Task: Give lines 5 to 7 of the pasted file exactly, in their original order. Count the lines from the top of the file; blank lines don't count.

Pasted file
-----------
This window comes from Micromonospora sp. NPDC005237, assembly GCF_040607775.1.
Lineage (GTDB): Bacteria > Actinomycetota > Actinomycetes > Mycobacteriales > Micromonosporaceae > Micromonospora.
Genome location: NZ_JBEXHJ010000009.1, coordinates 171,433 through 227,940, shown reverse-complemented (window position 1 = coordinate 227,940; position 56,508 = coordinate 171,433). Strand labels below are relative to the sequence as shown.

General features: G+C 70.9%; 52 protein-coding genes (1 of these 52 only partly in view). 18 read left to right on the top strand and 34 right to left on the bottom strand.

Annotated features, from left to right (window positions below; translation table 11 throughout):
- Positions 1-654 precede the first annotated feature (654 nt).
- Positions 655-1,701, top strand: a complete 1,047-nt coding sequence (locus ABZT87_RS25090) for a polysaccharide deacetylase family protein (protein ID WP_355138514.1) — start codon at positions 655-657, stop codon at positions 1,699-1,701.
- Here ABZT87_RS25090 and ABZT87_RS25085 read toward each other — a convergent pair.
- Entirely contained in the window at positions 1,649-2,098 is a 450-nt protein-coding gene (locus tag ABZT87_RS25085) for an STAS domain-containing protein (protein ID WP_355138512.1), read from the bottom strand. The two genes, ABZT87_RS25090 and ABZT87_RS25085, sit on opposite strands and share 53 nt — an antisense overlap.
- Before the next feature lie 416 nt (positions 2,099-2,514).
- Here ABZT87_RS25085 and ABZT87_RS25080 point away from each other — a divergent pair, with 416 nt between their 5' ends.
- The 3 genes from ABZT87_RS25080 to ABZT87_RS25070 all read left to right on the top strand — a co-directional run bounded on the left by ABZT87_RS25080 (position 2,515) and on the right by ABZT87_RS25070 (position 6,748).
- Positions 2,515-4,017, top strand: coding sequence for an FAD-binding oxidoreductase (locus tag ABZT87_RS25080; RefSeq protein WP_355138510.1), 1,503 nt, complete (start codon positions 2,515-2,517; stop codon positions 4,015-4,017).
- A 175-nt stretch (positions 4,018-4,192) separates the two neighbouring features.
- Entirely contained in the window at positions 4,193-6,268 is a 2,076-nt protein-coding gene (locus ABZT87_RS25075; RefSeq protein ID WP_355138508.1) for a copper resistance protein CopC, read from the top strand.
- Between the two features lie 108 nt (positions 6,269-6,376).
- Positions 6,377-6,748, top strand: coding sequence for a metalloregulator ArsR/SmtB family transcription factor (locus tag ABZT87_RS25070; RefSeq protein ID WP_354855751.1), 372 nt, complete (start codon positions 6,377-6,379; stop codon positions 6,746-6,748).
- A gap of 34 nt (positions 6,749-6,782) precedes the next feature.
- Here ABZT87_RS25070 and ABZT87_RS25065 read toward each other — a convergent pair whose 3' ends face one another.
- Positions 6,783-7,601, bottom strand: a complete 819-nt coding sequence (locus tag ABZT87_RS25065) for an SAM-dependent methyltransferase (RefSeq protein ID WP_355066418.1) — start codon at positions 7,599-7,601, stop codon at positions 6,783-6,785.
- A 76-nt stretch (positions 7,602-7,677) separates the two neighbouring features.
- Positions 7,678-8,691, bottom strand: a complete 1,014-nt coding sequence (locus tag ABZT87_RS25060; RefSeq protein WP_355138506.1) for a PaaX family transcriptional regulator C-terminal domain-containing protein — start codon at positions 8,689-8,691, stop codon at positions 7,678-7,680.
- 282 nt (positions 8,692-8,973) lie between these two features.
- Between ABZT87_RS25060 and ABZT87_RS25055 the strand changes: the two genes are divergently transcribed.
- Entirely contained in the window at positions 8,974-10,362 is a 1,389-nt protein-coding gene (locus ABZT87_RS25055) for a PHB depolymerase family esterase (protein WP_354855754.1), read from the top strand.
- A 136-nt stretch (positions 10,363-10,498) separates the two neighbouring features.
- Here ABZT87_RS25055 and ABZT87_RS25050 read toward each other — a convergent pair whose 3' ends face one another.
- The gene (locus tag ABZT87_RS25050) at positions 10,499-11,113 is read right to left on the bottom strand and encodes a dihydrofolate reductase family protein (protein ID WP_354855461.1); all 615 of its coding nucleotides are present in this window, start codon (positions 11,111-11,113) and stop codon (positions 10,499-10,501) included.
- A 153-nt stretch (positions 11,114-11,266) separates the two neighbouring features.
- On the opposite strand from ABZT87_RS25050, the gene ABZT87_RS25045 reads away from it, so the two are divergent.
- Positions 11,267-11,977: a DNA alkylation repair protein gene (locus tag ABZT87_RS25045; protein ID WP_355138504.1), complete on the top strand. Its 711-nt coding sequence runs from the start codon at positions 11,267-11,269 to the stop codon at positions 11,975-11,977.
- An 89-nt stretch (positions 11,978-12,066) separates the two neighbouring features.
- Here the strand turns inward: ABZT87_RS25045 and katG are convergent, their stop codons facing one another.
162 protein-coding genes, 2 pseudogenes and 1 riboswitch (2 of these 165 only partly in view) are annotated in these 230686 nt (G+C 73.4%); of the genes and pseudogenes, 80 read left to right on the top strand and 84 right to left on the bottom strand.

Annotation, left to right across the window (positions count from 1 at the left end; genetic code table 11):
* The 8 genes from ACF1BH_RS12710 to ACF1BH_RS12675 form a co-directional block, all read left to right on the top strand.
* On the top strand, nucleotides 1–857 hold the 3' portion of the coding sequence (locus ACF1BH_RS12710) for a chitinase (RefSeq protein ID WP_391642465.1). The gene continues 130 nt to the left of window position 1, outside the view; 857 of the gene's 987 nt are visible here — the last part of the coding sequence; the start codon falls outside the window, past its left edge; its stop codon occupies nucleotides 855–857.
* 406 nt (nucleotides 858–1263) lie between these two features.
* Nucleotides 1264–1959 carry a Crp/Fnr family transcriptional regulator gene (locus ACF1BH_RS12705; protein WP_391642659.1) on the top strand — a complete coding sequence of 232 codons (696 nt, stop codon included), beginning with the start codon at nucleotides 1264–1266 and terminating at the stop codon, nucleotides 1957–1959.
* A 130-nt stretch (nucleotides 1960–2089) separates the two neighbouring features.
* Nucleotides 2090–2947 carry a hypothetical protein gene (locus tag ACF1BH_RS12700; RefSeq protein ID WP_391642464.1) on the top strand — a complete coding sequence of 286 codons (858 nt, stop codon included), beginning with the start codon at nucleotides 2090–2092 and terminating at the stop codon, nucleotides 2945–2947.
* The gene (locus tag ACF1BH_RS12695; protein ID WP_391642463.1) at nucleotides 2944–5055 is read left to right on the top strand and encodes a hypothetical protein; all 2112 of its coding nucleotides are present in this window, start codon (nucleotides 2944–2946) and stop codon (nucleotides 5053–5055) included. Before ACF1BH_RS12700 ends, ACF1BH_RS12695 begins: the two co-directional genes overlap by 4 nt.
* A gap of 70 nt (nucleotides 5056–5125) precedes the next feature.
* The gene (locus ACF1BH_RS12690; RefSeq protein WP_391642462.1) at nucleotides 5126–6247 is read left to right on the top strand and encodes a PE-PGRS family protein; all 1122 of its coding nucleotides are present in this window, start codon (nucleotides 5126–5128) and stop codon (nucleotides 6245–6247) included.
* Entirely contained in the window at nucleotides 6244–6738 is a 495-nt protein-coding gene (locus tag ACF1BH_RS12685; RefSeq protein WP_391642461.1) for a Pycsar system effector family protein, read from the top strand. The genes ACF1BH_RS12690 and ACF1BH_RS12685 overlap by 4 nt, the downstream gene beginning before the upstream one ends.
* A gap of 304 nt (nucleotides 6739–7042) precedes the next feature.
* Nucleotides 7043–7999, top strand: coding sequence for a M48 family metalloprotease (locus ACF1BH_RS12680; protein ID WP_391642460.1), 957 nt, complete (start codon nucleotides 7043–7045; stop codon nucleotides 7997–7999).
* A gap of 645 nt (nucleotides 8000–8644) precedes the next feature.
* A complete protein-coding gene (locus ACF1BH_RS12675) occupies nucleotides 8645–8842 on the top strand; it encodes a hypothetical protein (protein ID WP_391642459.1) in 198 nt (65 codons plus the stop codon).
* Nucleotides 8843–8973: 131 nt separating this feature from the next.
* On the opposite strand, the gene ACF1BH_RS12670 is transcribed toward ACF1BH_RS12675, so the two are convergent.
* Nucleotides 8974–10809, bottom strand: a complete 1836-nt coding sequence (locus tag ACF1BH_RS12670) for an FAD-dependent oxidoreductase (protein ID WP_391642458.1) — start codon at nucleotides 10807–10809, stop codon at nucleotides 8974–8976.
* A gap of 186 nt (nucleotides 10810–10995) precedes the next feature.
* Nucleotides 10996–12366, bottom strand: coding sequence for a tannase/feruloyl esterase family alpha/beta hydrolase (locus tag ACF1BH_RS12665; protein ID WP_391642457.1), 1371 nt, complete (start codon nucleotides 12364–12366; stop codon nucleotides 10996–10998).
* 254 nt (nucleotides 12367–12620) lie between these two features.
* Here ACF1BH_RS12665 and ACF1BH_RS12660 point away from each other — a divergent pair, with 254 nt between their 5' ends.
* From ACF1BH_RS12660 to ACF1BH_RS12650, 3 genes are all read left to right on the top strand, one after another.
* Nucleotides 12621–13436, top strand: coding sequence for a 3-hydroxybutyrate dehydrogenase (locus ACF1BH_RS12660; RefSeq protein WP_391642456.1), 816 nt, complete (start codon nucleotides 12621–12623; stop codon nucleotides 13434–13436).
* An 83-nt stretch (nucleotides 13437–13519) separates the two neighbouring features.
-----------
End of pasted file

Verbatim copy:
Annotated features, from left to right (window positions below; translation table 11 throughout):
- Positions 1-654 precede the first annotated feature (654 nt).
- Positions 655-1,701, top strand: a complete 1,047-nt coding sequence (locus ABZT87_RS25090) for a polysaccharide deacetylase family protein (protein ID WP_355138514.1) — start codon at positions 655-657, stop codon at positions 1,699-1,701.